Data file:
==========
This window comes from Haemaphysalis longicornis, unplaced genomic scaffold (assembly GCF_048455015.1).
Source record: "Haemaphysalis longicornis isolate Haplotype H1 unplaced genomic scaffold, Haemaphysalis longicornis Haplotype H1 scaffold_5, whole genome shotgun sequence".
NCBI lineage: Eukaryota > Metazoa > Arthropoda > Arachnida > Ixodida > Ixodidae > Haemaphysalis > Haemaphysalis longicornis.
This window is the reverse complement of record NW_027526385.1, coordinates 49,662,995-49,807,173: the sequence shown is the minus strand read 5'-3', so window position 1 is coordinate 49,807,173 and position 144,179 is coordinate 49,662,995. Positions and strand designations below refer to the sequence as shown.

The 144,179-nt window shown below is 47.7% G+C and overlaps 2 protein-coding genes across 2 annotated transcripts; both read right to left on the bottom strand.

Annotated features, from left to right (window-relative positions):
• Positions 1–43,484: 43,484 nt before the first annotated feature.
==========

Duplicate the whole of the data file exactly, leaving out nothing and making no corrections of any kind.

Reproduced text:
This window comes from Haemaphysalis longicornis, unplaced genomic scaffold (assembly GCF_048455015.1).
Source record: "Haemaphysalis longicornis isolate Haplotype H1 unplaced genomic scaffold, Haemaphysalis longicornis Haplotype H1 scaffold_5, whole genome shotgun sequence".
NCBI lineage: Eukaryota > Metazoa > Arthropoda > Arachnida > Ixodida > Ixodidae > Haemaphysalis > Haemaphysalis longicornis.
This window is the reverse complement of record NW_027526385.1, coordinates 49,662,995-49,807,173: the sequence shown is the minus strand read 5'-3', so window position 1 is coordinate 49,807,173 and position 144,179 is coordinate 49,662,995. Positions and strand designations below refer to the sequence as shown.

The 144,179-nt window shown below is 47.7% G+C and overlaps 2 protein-coding genes across 2 annotated transcripts; both read right to left on the bottom strand.

Annotated features, from left to right (window-relative positions):
• Positions 1–43,484: 43,484 nt before the first annotated feature.